The Vestas Wind debacle raises points about maximizing your radar picture.
I firmly believe that a good pair of eyes is the most indispensable navigational device currently available, so long as you can see, and there is something to be seen. But sometimes we turn to radar because it can see things that we can’t, such as breaking seas on a reef at night a couple of miles ahead. Salt water, it turns out, provides a very good radar echo so that even if there is no large land mass, radar can pick up surf. That Vestas Wind grounded on a reef with breaking seas makes one wonder just how closely the radar was being monitored, and if the picture was properly adjusted to give warning of the danger ahead.
Gain and tune are your two most important radar picture controls. Back in the day, we were taught to think of gain much like the volume knob on a transistor radio. If the volume is too high, the song is loud but distorted. If the volume is too low, you can’t hear the song. Likewise, when gain is too high, echoes are blotchy and distorted but if it is too low, targets may not show up. Similarly, tuning a radar is like tuning a radio: If you are too far to the right or the left on the dial, the station won’t come in. With radar, we move the tune adjustment back and forth until the echoes are strongest. With both gain and tune, the operator uses his or her eyes to determine when the picture is ideal for the situation.
Nowadays, most radars offer “automatic” adjustments: auto-tune, auto-gain and auto suppressions (sea clutter and rain clutter). I have used these features to good effect but here’s what you need to remember about all auto-adjustments: they are automatic. They adjust themselves. They do not ask for your involvement or your opinion. Most importantly, they cannot intuit your priorities on a given day or night. Auto adjustments provide a nicely balanced picture that a manufacturer in a distant place has determined is good for most situations. But there is no such thing as a single optimal picture for all situations. There are times when the operator needs to take control and customize the picture.
Top, a short pulse nicely defines docks to port, but not targets well ahead.
Bottom, a longer pulse better displays targets but distorts docks.
For example, offshore at night your highest priority is the early detection of land and/or ships; you want to know what is out there. Therefore, you may elect to use more gain, even if it produces more clutter close to your vessel. You don’t care about the clutter nearby because it is a lower priority under the circumstances. In close quarters where detection is less of a challenge, you might want better resolution nearby so you can match the radar outline of the shore to that on the chart. Backing off the gain can help with this. Remember though, the choices are situational, not necessarily automatic. Though the crew of Vestas Wind had no inkling that they should even be looking for a reef, more aggressive use of gain may have shown the ribbon of breaking surf out ahead, and thereby gotten their attention.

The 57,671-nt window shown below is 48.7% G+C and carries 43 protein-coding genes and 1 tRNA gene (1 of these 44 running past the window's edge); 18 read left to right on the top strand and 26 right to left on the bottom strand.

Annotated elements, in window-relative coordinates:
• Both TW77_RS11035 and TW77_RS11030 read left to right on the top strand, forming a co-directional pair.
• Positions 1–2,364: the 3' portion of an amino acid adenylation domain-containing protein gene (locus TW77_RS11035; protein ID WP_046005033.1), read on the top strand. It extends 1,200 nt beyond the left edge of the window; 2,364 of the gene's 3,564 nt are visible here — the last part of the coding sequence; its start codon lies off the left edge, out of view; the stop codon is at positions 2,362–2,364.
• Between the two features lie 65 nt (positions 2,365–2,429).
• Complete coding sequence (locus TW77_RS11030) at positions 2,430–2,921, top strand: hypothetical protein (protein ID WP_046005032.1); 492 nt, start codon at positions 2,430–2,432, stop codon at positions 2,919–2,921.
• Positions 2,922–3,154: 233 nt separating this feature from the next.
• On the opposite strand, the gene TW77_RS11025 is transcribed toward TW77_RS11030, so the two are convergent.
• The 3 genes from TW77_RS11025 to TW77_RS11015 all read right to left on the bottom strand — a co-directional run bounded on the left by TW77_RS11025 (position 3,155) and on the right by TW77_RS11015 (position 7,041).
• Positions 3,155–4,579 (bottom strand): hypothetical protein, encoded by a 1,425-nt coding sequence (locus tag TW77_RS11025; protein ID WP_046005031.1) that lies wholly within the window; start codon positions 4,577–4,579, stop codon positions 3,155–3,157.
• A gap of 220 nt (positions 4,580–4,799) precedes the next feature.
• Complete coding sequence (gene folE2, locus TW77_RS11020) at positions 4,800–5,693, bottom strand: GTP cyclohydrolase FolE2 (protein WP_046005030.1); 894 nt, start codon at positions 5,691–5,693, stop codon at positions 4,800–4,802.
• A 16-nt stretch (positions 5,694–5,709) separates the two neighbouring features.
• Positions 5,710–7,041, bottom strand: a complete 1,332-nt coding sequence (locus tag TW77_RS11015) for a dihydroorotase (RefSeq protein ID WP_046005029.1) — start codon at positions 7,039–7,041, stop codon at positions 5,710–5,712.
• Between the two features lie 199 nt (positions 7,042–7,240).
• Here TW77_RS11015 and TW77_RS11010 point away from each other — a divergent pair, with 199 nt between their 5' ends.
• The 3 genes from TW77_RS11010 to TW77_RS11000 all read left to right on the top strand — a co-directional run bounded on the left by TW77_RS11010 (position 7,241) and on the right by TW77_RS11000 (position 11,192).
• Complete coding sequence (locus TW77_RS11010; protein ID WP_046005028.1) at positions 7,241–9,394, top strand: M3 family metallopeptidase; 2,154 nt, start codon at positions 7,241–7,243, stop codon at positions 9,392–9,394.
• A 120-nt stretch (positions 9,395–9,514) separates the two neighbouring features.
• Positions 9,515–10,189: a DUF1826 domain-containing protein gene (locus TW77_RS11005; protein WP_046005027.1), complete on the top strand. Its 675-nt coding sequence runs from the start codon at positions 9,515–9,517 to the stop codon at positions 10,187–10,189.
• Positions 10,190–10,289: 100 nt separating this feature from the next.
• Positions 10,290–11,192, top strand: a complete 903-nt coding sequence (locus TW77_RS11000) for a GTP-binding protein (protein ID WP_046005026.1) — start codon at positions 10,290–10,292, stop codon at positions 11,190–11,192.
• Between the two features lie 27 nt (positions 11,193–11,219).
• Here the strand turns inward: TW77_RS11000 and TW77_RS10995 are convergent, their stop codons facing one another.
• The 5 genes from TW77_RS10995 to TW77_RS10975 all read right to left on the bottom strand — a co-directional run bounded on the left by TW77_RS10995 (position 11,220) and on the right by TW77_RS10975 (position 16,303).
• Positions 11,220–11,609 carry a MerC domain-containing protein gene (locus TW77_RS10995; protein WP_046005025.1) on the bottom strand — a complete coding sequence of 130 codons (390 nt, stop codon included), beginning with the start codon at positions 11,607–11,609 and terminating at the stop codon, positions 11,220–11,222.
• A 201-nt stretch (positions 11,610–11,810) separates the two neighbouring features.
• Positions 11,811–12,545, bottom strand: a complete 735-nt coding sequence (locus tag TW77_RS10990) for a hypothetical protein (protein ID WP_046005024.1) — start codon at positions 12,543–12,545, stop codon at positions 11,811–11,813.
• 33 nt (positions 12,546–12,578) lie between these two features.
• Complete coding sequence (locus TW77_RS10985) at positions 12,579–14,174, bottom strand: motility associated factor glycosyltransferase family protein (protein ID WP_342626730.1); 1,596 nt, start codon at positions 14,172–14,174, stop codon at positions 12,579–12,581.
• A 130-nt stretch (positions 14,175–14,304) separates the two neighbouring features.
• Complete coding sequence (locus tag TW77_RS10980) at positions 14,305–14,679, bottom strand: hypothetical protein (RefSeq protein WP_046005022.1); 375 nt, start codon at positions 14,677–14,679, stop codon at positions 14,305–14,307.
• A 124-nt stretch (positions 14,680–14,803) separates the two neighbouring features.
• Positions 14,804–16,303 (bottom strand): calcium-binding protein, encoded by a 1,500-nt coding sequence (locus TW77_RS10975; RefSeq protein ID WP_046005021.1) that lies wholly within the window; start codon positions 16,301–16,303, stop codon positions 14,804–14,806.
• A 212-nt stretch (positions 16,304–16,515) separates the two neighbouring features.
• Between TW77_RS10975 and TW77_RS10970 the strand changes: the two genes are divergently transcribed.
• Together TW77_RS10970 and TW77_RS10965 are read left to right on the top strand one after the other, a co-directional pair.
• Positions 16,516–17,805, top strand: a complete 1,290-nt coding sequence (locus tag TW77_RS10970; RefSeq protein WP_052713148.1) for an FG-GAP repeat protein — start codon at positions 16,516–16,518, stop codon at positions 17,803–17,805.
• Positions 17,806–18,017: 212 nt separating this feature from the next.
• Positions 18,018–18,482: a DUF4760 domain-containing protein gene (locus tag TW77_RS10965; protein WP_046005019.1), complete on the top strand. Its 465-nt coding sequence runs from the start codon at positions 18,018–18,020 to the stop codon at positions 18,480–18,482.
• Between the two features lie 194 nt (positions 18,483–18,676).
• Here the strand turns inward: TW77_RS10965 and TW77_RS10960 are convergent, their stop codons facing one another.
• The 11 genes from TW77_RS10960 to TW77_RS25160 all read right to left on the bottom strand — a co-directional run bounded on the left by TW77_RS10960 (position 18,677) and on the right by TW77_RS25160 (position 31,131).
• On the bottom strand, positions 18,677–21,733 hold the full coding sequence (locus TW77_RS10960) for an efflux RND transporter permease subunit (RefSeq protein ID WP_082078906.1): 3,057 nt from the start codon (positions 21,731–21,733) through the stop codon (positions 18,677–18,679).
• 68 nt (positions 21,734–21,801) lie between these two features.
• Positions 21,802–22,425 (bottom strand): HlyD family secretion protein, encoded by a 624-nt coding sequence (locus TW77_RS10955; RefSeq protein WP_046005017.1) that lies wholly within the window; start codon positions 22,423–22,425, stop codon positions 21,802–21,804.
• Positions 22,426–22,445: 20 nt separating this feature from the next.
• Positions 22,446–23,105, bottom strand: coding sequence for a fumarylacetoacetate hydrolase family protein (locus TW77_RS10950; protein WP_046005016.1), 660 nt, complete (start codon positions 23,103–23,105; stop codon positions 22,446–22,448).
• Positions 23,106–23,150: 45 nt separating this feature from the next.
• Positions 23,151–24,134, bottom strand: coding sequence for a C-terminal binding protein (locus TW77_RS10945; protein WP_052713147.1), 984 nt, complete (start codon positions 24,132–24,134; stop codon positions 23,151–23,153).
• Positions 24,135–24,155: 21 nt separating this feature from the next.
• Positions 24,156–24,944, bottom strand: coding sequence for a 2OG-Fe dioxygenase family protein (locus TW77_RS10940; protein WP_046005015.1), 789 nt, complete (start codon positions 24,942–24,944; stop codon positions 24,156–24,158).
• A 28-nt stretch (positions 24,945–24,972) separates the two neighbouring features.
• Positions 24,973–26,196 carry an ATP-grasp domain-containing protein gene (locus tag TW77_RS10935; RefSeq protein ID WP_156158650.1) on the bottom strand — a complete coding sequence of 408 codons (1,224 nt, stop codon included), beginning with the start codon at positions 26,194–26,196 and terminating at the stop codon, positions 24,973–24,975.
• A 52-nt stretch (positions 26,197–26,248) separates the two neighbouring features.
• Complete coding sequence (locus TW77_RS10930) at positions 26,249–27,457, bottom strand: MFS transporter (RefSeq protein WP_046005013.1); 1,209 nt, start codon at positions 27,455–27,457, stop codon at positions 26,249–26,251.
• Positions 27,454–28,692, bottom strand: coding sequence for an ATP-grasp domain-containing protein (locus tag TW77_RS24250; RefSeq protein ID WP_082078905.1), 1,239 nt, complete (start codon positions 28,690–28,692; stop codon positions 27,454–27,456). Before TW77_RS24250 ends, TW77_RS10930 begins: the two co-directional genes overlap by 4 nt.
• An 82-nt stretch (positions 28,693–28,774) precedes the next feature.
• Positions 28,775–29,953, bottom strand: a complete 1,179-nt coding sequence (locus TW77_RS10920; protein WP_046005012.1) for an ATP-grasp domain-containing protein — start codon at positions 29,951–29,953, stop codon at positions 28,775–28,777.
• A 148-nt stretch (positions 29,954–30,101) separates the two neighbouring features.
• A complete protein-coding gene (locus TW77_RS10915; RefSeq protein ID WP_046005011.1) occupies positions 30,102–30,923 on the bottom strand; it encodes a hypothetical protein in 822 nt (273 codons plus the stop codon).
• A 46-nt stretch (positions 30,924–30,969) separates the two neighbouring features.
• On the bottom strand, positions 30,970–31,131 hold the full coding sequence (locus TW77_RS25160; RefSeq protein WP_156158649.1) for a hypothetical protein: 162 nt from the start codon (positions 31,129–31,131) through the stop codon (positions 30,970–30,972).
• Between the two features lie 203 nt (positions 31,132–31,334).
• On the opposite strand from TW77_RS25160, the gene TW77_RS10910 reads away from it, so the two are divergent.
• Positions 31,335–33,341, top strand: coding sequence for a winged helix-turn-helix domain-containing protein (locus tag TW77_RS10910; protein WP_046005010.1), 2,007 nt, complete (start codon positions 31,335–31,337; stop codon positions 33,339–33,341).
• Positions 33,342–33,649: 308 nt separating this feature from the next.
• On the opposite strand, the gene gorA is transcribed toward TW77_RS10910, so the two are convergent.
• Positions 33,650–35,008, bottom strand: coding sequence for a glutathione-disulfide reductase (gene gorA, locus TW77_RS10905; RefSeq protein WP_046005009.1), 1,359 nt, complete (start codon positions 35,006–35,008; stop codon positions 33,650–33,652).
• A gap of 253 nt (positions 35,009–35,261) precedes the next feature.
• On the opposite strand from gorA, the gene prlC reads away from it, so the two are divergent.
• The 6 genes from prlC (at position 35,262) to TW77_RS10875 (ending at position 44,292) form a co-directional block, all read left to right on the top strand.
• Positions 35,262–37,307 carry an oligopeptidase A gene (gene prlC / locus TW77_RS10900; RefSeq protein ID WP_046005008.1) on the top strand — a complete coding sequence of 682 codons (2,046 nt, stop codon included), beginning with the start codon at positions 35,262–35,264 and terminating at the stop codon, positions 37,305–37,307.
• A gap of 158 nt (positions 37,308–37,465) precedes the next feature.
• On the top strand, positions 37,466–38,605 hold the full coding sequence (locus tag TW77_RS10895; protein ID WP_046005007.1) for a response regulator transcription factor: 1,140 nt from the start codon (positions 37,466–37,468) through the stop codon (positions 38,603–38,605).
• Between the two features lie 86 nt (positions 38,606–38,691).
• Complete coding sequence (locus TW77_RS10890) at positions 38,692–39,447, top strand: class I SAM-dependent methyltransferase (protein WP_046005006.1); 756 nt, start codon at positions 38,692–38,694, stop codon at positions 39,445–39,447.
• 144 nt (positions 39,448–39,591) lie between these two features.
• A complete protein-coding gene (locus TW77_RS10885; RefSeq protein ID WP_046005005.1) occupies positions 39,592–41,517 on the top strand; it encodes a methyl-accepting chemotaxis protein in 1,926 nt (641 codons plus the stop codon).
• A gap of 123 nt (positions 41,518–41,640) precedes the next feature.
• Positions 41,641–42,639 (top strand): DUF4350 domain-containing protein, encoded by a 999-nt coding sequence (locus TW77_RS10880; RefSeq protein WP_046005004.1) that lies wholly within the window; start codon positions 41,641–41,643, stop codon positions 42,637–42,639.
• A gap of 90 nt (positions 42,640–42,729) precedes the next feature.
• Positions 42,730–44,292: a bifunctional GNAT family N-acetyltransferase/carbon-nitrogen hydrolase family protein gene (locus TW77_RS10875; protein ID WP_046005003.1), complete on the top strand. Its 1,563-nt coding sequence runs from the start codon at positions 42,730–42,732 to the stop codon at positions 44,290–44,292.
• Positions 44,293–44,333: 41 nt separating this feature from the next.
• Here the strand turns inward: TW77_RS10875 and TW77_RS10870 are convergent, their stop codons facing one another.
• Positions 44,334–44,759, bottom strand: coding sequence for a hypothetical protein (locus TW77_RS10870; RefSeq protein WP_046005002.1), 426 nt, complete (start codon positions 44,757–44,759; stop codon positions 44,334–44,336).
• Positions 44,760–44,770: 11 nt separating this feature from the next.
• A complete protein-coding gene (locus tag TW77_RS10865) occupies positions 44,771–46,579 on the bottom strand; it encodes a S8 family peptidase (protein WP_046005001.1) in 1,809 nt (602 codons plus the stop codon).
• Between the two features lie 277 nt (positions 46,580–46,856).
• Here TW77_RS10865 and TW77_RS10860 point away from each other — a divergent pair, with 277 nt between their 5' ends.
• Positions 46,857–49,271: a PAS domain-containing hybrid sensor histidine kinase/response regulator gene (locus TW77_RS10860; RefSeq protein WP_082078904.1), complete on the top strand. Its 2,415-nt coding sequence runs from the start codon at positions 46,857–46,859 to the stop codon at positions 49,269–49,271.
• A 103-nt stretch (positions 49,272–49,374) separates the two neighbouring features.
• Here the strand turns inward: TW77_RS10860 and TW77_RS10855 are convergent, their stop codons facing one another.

But there’s more to it. Changes to the range scale also require readjustment of tune and gain. For instance a radar that is properly adjusted for the 12-mile range scale will probably have too much gain on the 6-mile scale, and certainly at the 3-mile scale. What is optimal at one range will not be at another. Auto-adjustments may or may not handle these kinds of range-related changes, therefore the operator needs to know at least this much about what’s going on inside the box.
The big thing most operators overlook is pulse length. If this sounds like it’s about to get technical, it isn’t. Basically, on long ranges (usually 12 miles or more) radars send out a long pulse length to make up for the fact that some of the transmitted energy gets lost on the journey out and back. A long pulse for long ranges insures that enough energy makes it back to paint an echo on your screen. Short ranges (1.5 miles or less) use a short pulse length that gives a cleaner picture when detail and picture resolution are a priority. Medium ranges use a medium pulse for everything in between. Pulse length, therefore, is automatically linked to range scale.
However, all radars make it possible to override the default pulse length and pick one more suitable for the situation. For instance, under some circumstances you may be ranged down in the fog to, say, a mile and a half but because of the presence of small recreational craft, kayakers, or other weak targets you might still select a medium or long pulse. The extra energy coming back will distort the picture, creating large blobs out of relatively small targets, but you will know who is there and that may be more important than a pretty radar picture. Conversely, a medium pulse on a medium scale may not give you the detail that you want under the circumstances. And selecting the short pulse may cause weaker targets to become intermittent, but if it gives you a clearer picture of your priority targets, it may be worth it for a short time.
Like all of our tools, radar, has its limitations and it too can fool the operator. But the premise of using echoes to detect targets is so fundamentally incorruptible that, as long as your radar is adjusted properly for a given situation, it is unlikely to deceive. But getting the most out of your radar requires constant engagement, not passive acceptance of prescribed auto-data. Indeed, engaging more deeply with your radar set will make you a much better navigator, even if you do use auto features much of the time.
This article originally appeared in the April 2015 issue of Power & Motoryacht magazine.